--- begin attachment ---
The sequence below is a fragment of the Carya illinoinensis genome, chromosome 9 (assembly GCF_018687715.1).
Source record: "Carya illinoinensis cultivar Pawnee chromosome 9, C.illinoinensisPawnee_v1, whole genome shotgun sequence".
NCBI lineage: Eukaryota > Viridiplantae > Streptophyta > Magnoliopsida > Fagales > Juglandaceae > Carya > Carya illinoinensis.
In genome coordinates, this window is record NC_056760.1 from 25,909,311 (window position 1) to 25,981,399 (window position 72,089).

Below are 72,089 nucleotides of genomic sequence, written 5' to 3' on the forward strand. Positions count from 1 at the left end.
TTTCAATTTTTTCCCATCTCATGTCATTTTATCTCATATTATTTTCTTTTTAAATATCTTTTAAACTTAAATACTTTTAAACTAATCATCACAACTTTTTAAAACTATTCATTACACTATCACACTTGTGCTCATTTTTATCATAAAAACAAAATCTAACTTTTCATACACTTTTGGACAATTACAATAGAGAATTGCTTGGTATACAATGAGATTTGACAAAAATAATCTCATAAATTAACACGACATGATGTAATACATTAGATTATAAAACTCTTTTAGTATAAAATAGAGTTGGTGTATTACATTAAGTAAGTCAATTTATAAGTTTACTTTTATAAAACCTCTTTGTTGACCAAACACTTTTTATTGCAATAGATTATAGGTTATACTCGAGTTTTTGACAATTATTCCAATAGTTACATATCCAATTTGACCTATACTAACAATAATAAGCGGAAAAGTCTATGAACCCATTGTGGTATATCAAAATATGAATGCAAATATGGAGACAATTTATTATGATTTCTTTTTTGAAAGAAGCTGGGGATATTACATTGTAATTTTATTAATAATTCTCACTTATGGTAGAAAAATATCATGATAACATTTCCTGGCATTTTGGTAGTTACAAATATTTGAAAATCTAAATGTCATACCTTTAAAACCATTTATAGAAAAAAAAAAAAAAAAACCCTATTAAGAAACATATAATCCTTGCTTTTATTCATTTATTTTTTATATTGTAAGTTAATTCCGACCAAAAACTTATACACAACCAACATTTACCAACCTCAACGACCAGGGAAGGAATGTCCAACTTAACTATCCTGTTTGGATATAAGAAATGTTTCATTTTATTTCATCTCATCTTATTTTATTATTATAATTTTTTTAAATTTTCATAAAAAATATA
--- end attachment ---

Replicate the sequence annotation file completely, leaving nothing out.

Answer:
The sequence below is a fragment of the Carya illinoinensis genome, chromosome 9 (assembly GCF_018687715.1).
Source record: "Carya illinoinensis cultivar Pawnee chromosome 9, C.illinoinensisPawnee_v1, whole genome shotgun sequence".
NCBI lineage: Eukaryota > Viridiplantae > Streptophyta > Magnoliopsida > Fagales > Juglandaceae > Carya > Carya illinoinensis.
In genome coordinates, this window is record NC_056760.1 from 25,909,311 (window position 1) to 25,981,399 (window position 72,089).

Below are 72,089 nucleotides of genomic sequence, written 5' to 3' on the forward strand. Positions count from 1 at the left end.
TTTCAATTTTTTCCCATCTCATGTCATTTTATCTCATATTATTTTCTTTTTAAATATCTTTTAAACTTAAATACTTTTAAACTAATCATCACAACTTTTTAAAACTATTCATTACACTATCACACTTGTGCTCATTTTTATCATAAAAACAAAATCTAACTTTTCATACACTTTTGGACAATTACAATAGAGAATTGCTTGGTATACAATGAGATTTGACAAAAATAATCTCATAAATTAACACGACATGATGTAATACATTAGATTATAAAACTCTTTTAGTATAAAATAGAGTTGGTGTATTACATTAAGTAAGTCAATTTATAAGTTTACTTTTATAAAACCTCTTTGTTGACCAAACACTTTTTATTGCAATAGATTATAGGTTATACTCGAGTTTTTGACAATTATTCCAATAGTTACATATCCAATTTGACCTATACTAACAATAATAAGCGGAAAAGTCTATGAACCCATTGTGGTATATCAAAATATGAATGCAAATATGGAGACAATTTATTATGATTTCTTTTTTGAAAGAAGCTGGGGATATTACATTGTAATTTTATTAATAATTCTCACTTATGGTAGAAAAATATCATGATAACATTTCCTGGCATTTTGGTAGTTACAAATATTTGAAAATCTAAATGTCATACCTTTAAAACCATTTATAGAAAAAAAAAAAAAAAAACCCTATTAAGAAACATATAATCCTTGCTTTTATTCATTTATTTTTTATATTGTAAGTTAATTCCGACCAAAAACTTATACACAACCAACATTTACCAACCTCAACGACCAGGGAAGGAATGTCCAACTTAACTATCCTGTTTGGATATAAGAAATGTTTCATTTTATTTCATCTCATCTTATTTTATTATTATAATTTTTTTAAATTTTCATAAAAAATATA